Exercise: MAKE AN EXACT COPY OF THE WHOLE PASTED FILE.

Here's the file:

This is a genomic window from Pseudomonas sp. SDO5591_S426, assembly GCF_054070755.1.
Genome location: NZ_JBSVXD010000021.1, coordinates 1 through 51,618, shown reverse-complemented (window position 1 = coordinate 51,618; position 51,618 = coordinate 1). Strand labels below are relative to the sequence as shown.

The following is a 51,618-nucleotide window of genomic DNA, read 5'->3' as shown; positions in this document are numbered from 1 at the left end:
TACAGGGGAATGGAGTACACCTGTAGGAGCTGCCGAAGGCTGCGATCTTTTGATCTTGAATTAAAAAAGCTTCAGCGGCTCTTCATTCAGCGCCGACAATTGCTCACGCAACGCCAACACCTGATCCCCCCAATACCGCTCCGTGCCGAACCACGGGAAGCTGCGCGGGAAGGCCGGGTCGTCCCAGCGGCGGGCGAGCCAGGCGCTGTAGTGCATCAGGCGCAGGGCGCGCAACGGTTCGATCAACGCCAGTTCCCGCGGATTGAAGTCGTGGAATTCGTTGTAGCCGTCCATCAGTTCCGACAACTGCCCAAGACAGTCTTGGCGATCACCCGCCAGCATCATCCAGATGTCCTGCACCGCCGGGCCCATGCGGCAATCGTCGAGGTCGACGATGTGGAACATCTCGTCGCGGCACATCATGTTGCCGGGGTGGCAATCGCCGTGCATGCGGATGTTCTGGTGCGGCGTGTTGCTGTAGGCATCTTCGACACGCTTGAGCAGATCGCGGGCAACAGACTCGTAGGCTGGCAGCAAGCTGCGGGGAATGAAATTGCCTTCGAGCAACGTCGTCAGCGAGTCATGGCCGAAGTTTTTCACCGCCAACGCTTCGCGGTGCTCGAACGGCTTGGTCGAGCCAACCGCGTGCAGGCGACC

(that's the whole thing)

This is a genomic window from Pseudomonas sp. SDO5591_S426, assembly GCF_054070755.1.
Genome location: NZ_JBSVXD010000021.1, coordinates 1 through 51,618, shown reverse-complemented (window position 1 = coordinate 51,618; position 51,618 = coordinate 1). Strand labels below are relative to the sequence as shown.

The following is a 51,618-nucleotide window of genomic DNA, read 5'->3' as shown; positions in this document are numbered from 1 at the left end:
TACAGGGGAATGGAGTACACCTGTAGGAGCTGCCGAAGGCTGCGATCTTTTGATCTTGAATTAAAAAAGCTTCAGCGGCTCTTCATTCAGCGCCGACAATTGCTCACGCAACGCCAACACCTGATCCCCCCAATACCGCTCCGTGCCGAACCACGGGAAGCTGCGCGGGAAGGCCGGGTCGTCCCAGCGGCGGGCGAGCCAGGCGCTGTAGTGCATCAGGCGCAGGGCGCGCAACGGTTCGATCAACGCCAGTTCCCGCGGATTGAAGTCGTGGAATTCGTTGTAGCCGTCCATCAGTTCCGACAACTGCCCAAGACAGTCTTGGCGATCACCCGCCAGCATCATCCAGATGTCCTGCACCGCCGGGCCCATGCGGCAATCGTCGAGGTCGACGATGTGGAACATCTCGTCGCGGCACATCATGTTGCCGGGGTGGCAATCGCCGTGCATGCGGATGTTCTGGTGCGGCGTGTTGCTGTAGGCATCTTCGACACGCTTGAGCAGATCGCGGGCAACAGACTCGTAGGCTGGCAGCAAGCTGCGGGGAATGAAATTGCCTTCGAGCAACGTCGTCAGCGAGTCATGGCCGAAGTTTTTCACCGCCAACGCTTCGCGGTGCTCGAACGGCTTGGTCGAGCCAACCGCGTGCAGGCGACC